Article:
The World Health Organization developed these guidelines to provide guidance on selection of medicines for treatment intensification in type 2 diabetes and on use of insulin (human or analogue) in type 1 and 2 diabetes. The target audience includes clinicians, policymakers, national diabetes program managers, and medicine procurement officers. The target population is adults with type 1 or 2 diabetes in low-resource settings in low- or high-income countries. The guidelines also apply to disadvantaged populations in high-income countries.
The guideline was peer-reviewed by 6 external reviewers.
Give a sulfonylurea to patients with type 2 diabetes who do not achieve glycemic control with metformin alone or who have contraindications to metformin (strong recommendation, moderate-quality evidence).
Introduce human insulin treatment to patients with type 2 diabetes who do not achieve glycemic control with metformin and/or a sulfonylurea (strong recommendation, very-low-quality evidence).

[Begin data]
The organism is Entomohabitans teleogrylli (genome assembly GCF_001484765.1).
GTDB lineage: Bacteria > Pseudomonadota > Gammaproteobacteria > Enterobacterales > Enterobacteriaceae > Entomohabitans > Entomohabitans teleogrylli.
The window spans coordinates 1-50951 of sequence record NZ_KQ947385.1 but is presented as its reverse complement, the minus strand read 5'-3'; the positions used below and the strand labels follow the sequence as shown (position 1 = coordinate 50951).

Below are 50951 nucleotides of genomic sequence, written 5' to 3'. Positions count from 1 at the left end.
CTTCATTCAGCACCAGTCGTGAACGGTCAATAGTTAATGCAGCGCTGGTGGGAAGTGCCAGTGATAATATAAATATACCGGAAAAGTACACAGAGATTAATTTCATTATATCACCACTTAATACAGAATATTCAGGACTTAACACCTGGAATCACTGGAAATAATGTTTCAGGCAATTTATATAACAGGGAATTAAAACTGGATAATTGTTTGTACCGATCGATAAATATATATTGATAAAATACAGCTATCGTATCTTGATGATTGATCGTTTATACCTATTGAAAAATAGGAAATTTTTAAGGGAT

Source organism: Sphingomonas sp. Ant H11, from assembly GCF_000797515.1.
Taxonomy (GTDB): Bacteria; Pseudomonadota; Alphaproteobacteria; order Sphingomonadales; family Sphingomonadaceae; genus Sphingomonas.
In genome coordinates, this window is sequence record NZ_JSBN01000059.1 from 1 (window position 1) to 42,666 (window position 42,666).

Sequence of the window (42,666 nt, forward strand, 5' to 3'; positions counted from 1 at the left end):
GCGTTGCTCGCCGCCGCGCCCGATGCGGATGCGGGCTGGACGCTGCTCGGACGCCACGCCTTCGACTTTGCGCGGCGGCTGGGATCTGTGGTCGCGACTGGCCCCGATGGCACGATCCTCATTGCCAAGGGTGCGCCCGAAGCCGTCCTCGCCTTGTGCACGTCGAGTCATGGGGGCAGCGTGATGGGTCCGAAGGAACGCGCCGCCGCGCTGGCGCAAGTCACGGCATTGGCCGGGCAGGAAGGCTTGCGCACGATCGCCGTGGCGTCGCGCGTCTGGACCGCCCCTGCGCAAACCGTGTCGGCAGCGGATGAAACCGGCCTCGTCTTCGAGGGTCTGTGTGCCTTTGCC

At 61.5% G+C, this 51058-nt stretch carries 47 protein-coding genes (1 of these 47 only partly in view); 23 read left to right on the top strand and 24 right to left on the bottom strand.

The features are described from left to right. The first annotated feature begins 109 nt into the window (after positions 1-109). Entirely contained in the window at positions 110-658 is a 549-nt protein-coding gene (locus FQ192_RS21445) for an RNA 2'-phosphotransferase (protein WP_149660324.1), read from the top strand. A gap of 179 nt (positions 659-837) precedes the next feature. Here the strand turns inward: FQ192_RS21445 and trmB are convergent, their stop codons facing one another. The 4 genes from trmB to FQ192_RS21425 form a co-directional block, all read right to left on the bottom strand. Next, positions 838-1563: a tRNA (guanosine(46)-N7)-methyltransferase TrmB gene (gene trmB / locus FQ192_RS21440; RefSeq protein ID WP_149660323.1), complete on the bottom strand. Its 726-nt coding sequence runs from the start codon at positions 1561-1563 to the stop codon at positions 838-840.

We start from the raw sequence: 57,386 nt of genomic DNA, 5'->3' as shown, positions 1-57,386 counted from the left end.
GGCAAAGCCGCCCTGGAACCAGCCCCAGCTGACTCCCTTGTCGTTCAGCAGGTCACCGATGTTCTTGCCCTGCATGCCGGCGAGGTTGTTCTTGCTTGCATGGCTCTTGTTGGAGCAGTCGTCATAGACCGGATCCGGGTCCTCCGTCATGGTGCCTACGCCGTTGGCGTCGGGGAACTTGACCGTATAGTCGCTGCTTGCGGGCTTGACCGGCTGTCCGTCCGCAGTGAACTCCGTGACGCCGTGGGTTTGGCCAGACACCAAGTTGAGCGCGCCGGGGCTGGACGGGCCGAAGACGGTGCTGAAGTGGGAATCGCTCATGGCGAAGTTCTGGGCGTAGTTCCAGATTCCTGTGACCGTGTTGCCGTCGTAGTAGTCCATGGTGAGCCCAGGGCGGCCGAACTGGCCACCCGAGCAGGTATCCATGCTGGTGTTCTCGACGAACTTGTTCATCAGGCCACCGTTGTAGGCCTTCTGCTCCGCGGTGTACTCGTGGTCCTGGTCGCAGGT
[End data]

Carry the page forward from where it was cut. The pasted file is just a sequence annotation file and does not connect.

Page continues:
If insulin is unsuitable, a dipeptidyl peptidase-4 (DPP-4) inhibitor, a sodium–glucose cotransporter-2 (SGLT-2) inhibitor, or a thiazolidinedione (TZD) may be added (weak recommendation, very-low-quality evidence).
Use human insulin to manage blood glucose in adults with type 1 diabetes and in adults with type 2 diabetes for whom insulin is indicated (strong recommendation, low-quality evidence).
Consider long-acting insulin analogues to manage blood glucose in adults with type 1 or type 2 diabetes who have frequent severe hypoglycemia with human insulin (weak recommendation, moderate-quality evidence for severe hypoglycemia).